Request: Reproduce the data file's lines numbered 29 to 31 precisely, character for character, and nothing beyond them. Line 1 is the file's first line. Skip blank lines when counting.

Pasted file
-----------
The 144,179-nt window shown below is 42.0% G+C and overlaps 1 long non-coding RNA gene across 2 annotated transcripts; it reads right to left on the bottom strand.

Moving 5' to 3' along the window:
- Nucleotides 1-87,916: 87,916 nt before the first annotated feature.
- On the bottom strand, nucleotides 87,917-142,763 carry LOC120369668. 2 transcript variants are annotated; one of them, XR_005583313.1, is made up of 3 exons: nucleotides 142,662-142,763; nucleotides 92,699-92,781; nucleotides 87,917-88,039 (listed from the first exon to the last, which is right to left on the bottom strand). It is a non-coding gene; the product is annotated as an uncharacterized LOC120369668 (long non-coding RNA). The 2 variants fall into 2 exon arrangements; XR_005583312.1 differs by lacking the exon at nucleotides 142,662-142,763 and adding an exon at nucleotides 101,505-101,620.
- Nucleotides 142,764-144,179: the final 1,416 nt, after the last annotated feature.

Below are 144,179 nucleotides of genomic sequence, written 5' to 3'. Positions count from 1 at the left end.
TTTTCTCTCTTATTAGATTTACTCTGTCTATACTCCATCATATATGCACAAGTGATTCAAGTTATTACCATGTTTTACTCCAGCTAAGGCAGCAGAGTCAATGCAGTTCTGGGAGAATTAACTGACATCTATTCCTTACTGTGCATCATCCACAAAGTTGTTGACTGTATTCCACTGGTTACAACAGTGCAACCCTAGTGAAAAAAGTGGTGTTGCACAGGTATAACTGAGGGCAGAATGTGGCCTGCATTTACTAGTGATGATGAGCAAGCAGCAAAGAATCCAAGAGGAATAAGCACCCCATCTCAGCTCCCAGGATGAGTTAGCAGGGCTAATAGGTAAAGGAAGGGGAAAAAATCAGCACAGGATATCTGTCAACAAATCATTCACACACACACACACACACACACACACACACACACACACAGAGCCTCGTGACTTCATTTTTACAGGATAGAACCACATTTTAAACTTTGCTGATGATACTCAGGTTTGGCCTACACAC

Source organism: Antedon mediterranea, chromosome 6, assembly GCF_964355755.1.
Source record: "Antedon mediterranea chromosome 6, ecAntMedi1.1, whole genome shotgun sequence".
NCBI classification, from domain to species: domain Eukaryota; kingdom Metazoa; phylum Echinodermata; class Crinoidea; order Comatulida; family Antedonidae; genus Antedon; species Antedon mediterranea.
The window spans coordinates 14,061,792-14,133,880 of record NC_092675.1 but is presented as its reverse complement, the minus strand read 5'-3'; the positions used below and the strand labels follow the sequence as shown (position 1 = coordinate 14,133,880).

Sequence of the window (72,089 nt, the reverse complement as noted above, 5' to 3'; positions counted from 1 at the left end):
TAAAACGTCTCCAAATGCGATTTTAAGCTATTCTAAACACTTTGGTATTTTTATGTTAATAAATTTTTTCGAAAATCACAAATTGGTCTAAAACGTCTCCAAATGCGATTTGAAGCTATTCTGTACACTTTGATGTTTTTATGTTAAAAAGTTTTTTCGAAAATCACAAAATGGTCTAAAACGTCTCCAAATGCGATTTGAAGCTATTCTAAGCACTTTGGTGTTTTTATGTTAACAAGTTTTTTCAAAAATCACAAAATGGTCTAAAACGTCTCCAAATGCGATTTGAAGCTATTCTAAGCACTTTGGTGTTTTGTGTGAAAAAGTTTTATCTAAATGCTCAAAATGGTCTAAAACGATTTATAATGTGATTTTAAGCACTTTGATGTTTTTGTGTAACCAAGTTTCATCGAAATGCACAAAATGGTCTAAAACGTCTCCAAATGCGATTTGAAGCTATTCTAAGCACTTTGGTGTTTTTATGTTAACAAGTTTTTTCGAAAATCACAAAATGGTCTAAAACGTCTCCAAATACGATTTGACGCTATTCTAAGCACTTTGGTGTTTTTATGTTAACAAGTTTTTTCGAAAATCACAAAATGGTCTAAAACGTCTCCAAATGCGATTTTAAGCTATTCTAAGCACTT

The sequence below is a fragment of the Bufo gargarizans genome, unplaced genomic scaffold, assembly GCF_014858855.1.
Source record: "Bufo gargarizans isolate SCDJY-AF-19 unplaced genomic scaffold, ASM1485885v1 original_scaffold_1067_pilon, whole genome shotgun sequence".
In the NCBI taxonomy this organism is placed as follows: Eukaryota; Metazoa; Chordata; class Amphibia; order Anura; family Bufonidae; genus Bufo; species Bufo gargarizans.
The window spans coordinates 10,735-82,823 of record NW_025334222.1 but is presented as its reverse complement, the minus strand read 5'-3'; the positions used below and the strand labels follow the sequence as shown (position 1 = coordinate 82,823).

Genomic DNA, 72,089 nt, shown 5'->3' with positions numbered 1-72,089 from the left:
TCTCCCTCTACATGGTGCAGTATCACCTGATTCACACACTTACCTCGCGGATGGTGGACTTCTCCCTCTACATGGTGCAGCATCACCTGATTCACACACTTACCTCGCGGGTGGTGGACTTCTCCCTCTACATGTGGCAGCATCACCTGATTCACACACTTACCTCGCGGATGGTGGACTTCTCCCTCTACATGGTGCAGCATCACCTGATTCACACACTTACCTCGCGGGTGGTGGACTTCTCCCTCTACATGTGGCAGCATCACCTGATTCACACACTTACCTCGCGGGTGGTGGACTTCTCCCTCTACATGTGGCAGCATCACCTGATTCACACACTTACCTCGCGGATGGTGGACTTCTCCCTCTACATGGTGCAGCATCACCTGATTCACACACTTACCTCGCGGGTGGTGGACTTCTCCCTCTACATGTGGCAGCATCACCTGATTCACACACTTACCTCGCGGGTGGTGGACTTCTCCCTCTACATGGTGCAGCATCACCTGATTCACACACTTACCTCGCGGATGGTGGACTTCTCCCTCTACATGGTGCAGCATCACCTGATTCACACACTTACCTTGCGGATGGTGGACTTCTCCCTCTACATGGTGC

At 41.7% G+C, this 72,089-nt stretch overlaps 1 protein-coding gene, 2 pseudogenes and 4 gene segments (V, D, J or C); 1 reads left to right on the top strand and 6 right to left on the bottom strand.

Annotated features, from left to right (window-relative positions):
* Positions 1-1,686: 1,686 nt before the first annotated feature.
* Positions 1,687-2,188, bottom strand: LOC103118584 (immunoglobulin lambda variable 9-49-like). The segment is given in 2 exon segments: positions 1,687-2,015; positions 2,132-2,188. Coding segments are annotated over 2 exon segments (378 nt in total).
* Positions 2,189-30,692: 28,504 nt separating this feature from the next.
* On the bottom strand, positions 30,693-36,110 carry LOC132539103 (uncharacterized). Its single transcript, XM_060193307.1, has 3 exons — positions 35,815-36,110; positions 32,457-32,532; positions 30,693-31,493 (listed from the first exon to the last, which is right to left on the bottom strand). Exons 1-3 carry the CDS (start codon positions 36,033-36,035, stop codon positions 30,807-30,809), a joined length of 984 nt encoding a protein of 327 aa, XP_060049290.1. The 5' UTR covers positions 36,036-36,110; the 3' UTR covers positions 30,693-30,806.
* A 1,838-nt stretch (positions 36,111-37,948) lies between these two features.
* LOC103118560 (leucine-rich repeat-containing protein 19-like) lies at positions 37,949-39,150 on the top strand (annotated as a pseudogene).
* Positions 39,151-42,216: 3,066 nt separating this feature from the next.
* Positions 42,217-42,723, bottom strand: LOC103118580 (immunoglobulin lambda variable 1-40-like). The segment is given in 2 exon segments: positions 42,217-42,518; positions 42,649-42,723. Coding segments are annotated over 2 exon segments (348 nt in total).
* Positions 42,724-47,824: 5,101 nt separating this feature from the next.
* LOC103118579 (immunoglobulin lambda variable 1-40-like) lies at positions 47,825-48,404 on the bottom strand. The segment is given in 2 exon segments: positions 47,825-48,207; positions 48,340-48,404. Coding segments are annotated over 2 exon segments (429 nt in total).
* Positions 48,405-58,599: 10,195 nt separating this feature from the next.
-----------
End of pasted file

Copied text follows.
* Positions 42,217-42,723, bottom strand: LOC103118580 (immunoglobulin lambda variable 1-40-like). The segment is given in 2 exon segments: positions 42,217-42,518; positions 42,649-42,723. Coding segments are annotated over 2 exon segments (348 nt in total).
* Positions 42,724-47,824: 5,101 nt separating this feature from the next.
* LOC103118579 (immunoglobulin lambda variable 1-40-like) lies at positions 47,825-48,404 on the bottom strand. The segment is given in 2 exon segments: positions 47,825-48,207; positions 48,340-48,404. Coding segments are annotated over 2 exon segments (429 nt in total).